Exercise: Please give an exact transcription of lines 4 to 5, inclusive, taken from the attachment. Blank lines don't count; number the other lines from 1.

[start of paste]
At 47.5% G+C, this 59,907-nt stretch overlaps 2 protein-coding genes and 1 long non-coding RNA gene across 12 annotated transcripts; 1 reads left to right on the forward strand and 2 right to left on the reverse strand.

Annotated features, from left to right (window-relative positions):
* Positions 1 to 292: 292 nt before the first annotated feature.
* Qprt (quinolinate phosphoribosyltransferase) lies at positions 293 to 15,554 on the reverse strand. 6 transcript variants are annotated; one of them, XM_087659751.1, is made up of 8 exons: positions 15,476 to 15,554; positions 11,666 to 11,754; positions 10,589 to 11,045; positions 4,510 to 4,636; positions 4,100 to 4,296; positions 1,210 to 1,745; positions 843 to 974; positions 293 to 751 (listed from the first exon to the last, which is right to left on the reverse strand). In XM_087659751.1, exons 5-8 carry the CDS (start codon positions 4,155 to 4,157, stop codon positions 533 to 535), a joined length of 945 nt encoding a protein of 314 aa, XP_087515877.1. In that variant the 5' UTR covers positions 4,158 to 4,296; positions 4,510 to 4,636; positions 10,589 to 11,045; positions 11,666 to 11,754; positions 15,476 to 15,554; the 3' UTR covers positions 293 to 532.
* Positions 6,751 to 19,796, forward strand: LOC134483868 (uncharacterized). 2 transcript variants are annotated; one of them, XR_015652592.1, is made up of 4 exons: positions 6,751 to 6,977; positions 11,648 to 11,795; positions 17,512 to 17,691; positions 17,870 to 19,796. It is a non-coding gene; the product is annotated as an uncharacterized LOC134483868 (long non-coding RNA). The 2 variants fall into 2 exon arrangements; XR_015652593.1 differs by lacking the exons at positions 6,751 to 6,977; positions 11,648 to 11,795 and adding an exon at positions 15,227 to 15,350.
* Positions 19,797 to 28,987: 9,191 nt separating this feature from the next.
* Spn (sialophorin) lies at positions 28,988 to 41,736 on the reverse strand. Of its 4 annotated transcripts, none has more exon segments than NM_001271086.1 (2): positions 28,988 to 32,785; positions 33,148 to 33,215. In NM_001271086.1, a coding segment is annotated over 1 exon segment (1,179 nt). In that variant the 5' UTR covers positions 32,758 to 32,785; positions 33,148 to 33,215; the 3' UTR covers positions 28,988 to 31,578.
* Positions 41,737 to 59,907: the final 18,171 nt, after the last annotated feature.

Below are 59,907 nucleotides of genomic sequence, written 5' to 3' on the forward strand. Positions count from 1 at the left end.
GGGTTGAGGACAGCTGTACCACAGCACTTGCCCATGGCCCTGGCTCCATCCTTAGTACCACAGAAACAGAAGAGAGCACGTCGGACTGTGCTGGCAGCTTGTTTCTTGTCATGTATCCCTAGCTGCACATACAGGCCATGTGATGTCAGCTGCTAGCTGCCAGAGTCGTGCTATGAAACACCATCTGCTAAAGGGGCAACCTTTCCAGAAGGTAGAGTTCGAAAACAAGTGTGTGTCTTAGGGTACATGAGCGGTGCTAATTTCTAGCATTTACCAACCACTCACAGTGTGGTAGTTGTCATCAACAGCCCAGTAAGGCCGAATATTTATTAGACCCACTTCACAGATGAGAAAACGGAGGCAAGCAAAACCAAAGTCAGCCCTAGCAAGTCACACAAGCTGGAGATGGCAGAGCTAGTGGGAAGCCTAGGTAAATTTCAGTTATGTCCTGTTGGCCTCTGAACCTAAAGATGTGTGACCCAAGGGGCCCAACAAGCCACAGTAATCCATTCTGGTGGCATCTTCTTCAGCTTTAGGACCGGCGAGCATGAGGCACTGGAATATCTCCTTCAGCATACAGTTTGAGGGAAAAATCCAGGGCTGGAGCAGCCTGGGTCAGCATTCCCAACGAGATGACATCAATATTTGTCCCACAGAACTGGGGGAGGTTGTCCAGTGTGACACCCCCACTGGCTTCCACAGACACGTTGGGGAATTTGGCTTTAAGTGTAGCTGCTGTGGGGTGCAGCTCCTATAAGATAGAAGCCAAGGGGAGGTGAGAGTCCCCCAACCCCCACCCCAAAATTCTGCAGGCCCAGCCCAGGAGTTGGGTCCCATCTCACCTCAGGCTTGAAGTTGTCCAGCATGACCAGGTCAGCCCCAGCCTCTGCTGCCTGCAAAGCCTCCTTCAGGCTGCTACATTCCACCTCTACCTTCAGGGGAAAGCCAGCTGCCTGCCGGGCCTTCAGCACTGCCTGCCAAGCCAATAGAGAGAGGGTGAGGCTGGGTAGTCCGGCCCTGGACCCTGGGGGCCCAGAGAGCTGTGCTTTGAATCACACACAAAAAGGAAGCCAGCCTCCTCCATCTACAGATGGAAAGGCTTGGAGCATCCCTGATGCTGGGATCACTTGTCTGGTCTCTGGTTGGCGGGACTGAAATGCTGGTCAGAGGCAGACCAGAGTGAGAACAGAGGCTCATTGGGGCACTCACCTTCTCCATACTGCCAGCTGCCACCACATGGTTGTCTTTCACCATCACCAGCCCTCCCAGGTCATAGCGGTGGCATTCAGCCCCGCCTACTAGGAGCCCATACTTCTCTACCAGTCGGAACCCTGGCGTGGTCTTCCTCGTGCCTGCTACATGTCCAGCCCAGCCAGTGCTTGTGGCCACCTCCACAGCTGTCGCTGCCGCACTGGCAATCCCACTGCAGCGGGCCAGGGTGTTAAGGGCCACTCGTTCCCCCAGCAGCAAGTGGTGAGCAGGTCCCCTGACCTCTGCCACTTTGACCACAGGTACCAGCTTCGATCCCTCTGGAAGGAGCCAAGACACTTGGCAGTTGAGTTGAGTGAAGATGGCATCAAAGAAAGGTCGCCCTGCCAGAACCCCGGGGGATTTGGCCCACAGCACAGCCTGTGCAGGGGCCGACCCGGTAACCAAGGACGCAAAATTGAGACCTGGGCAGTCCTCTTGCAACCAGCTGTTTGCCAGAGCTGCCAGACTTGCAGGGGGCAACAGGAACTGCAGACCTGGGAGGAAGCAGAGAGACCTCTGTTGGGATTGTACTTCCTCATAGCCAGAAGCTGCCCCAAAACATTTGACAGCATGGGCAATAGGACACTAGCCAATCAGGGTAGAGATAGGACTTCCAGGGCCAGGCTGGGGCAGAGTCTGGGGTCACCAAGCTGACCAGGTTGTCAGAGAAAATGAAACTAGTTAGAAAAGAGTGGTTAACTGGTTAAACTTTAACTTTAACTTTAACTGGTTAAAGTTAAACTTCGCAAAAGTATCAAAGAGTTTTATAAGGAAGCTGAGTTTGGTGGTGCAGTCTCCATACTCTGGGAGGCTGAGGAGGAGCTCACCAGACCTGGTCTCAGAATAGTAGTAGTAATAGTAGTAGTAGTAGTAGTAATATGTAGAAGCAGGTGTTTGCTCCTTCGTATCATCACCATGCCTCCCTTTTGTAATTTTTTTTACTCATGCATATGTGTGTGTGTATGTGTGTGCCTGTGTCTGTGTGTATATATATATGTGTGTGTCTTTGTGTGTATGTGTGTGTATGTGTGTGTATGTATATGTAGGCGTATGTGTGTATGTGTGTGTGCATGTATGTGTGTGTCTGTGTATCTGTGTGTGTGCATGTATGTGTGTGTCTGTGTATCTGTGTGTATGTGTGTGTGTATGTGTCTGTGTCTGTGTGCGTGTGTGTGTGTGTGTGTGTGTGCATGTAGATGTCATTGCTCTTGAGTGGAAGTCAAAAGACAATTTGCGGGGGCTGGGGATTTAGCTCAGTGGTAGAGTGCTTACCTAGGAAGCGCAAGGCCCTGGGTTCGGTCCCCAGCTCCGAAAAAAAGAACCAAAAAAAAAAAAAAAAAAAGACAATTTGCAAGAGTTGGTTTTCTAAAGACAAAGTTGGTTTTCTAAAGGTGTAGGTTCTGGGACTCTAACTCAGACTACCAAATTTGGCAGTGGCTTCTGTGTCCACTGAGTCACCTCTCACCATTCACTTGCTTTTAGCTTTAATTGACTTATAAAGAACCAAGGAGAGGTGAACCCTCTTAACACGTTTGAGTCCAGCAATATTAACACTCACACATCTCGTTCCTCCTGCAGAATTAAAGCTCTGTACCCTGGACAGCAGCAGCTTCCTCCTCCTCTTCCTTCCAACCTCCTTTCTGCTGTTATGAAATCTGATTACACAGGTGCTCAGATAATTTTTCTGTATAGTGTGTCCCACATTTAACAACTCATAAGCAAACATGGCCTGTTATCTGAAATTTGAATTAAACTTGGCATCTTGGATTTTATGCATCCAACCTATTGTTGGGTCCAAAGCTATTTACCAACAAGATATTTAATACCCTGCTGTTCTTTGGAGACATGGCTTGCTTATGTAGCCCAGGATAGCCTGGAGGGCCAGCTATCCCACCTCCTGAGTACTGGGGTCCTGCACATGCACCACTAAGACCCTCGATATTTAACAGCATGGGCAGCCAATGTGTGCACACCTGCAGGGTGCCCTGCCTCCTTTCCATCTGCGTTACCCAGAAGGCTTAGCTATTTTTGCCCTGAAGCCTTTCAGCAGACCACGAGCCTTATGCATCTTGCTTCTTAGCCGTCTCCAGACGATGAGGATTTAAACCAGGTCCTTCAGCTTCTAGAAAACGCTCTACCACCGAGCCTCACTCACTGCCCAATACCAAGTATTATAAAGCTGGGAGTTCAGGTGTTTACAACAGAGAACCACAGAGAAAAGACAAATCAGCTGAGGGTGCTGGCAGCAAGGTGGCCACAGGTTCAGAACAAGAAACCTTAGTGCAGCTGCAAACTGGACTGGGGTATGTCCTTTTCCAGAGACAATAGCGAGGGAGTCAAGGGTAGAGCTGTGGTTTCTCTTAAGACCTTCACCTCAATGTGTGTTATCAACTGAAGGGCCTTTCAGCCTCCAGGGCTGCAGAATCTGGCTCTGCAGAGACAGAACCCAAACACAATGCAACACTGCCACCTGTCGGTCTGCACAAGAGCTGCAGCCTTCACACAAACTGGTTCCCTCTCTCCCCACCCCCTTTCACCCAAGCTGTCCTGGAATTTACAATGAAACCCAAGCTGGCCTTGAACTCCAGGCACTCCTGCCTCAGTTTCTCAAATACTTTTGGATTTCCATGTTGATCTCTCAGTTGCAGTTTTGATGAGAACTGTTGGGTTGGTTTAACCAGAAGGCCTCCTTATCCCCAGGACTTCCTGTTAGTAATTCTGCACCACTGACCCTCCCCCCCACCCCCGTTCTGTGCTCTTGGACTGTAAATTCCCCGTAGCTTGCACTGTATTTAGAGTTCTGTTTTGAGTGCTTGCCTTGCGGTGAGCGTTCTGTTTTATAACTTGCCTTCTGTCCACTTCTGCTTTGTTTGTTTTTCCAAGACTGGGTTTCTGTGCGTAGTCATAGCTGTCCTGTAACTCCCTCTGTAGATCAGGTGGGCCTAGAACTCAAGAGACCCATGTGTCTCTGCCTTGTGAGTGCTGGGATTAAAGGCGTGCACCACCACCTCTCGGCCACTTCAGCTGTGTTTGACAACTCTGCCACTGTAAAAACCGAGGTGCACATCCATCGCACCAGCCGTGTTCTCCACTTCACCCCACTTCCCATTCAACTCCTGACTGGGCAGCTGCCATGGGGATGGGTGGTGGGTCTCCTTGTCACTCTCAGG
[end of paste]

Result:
* Qprt (quinolinate phosphoribosyltransferase) lies at positions 293 to 15,554 on the reverse strand. 6 transcript variants are annotated; one of them, XM_087659751.1, is made up of 8 exons: positions 15,476 to 15,554; positions 11,666 to 11,754; positions 10,589 to 11,045; positions 4,510 to 4,636; positions 4,100 to 4,296; positions 1,210 to 1,745; positions 843 to 974; positions 293 to 751 (listed from the first exon to the last, which is right to left on the reverse strand). In XM_087659751.1, exons 5-8 carry the CDS (start codon positions 4,155 to 4,157, stop codon positions 533 to 535), a joined length of 945 nt encoding a protein of 314 aa, XP_087515877.1. In that variant the 5' UTR covers positions 4,158 to 4,296; positions 4,510 to 4,636; positions 10,589 to 11,045; positions 11,666 to 11,754; positions 15,476 to 15,554; the 3' UTR covers positions 293 to 532.
* Positions 6,751 to 19,796, forward strand: LOC134483868 (uncharacterized). 2 transcript variants are annotated; one of them, XR_015652592.1, is made up of 4 exons: positions 6,751 to 6,977; positions 11,648 to 11,795; positions 17,512 to 17,691; positions 17,870 to 19,796. It is a non-coding gene; the product is annotated as an uncharacterized LOC134483868 (long non-coding RNA). The 2 variants fall into 2 exon arrangements; XR_015652593.1 differs by lacking the exons at positions 6,751 to 6,977; positions 11,648 to 11,795 and adding an exon at positions 15,227 to 15,350.